This is either the most well timed book on politics of recent times or the worst. In her meticulously detailed volume of the caustic three years of Julia Gillard's prime ministership, Kerry-Anne Walsh ends the narrative tantalisingly short of the final scene - the long-canvassed 'Ruddstoration'.
It seems churlish to fail the book on events overtaking it, but this is always the danger with seeking to tell history on the run. Indeed, one wonders, after reading it, whether Walsh's punchy news diary-style treatment might have worked better as a live blog than as a paperback.
Even so, this book will be welcomed by all those, including this blogger, who see the last three years as a colossal failure in political journalism and the wider media; a failure evidenced by glory-seeking journos riding anonymous sources to become players in the political game, of splenetic old broadcasters
unleashing misogynistic tirades and of an unashamedly partisan tabloid trash media telling outright lies to further the ideological and commercial interests of their proprietor.
In detailing the methodical white-anting of Gillard by Rudd and the complicity of many media figures in it, Walsh echoes many of the points made on this blog and elsewhere about an incestuous political-media complex that seems all about serving insiders and keeping the public in the dark.
But Walsh's views on these issues carry additional weight, given her 25-year history in the press gallery, working for both the popular (Daily Telegraph and the Sun Herald) and high-brow (The Bulletin and Radio National) news outlets. She also knows how the dark arts of spin doctoring work, having started her career as a press secretary in the Hawke government.
So it is notable that someone with so much right to be world-weary and jaded is as gobsmacked as the rest of us by the absence of balance by so many journalists, by the reliance on one or two highly compromised sources, by the ritual overlooking of the substantial and far more consequential legislative achievements of the minority government that Gillard led and, most of all, by the corrosive influence of polls in the news process.
"Journalists who habitually play statistics to promote the case that a government or its leader is terminal when there are months, even years, before an election are engaging in fraudulent misrepresentation," Walsh writes. "Paul Keating was a goner six months out from the 1993 election, the polls predicted; Beazley was supposed to be a winner in 2001; Mark Latham looked like he could get there in 2004, according to the polls eight months out; and in 2010 Labor's lead seemed healthy."Despite the clear evidence that polls distort the political process in unhealthy ways, it seems the dying media's demand for the fix of the instant sensation and the voracity of the appetite of the news machine demands the beating up of every survey. And when your employer pays for the number crunching, you had better get in there and make a story out of it.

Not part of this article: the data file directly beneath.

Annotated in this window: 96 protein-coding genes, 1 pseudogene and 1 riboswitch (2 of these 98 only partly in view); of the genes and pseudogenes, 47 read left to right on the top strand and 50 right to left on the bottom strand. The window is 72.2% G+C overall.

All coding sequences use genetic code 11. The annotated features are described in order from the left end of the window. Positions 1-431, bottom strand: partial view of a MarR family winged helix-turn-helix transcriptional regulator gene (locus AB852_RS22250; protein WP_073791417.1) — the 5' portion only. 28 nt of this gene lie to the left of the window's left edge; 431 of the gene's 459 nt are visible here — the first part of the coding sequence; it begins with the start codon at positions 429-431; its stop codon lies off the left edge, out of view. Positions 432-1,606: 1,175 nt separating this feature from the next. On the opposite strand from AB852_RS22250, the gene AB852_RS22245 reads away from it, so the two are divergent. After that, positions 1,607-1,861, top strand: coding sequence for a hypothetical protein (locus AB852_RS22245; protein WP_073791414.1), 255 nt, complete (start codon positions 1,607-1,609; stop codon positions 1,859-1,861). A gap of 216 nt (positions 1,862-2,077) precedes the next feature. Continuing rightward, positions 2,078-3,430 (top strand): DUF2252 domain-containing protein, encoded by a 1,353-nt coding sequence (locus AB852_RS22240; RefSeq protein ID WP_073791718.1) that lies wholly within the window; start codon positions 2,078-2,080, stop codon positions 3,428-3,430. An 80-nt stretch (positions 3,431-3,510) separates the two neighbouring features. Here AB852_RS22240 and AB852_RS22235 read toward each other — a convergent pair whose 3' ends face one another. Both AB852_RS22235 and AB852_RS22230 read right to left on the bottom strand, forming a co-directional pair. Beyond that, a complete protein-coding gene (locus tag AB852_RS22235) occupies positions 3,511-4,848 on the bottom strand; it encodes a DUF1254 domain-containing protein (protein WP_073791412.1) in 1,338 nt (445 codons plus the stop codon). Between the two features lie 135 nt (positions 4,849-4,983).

While there are legitimate complaints to make about the strategic nous of the Gillard office, a picture emerges through this book of a press corps that has lost all perspective, that is more focused on writing for each other and the other insiders in their limited orbit than for the general public.
"The press gallery can be a beast that feeds on itself," Walsh writes. "Gallery journalists are shackled to their desks. Their company is each other; their sounding boards are each other; their judgements about the political angle of the day are formed out of exchanges with each other. But the competition is fierce for the headline story - to be the agenda-setting pundit or to be the first to report a whisper."And, of course, all this is happening as resources dwindle and the competition for eyeballs from alternative information sources increases. It's no surprise then, to anyone with a degree of distance from Canberra, that so much of what is written is, to use Ms Gillard's apt description, "crap".
In the preamble to the book, Walsh says she does not intend it to be a defence of Gillard, although it certainly reads that way. Perhaps, her passion can be seen as an attempt to restore some much needed balance to the partisan junk we have seen. The author, like most people who have seen him up close, clearly despises Rudd - depicting him as self-deluding sociopath and egomaniac.
Looking at social media, there is still much bitterness in the community about the media treatment of Gillard and corresponding revulsion at Rudd's mealy-mouthed hypocrisy in calling for an end to the politics of negativity. And it's hard to argue with that assessment of things.
My own view - and it is just my mere unschooled opinion - is that there is nothing inconsistent about on the one hand being appalled at the sexist treatment of Gillard, recognising her great character and significant policy achievements and arguing on the other that she was a poor communicator, tactically inept or least very badly advised.
Likewise, there is nothing inconsistent in recognising on the one hand that Rudd is an egomaniac, a control freak and an over-promiser, while on the other accepting that he at least has social democratic instincts and seems better able to communicate and cut through with the many people parking their votes with Abbott. He may come undone, but he at least for now appears to have wrong-footed a man that many of us dread far more than his own egomania.
But anyway, to quote JG one last time, we are now moving forward.
POSTSCRIPT: Lest we forget, a compilation by John Jay Smith of some of the sexist, loathsome language directed against the former prime minister by mostly stupid, ignorant old men (and the odd supposed feminist) over the past three years.
'The Stalking of Julia Gillard: How the media and Team Rudd contrived to bring down the Prime Minister' - Kerry Anne Walsh, Allen and Unwin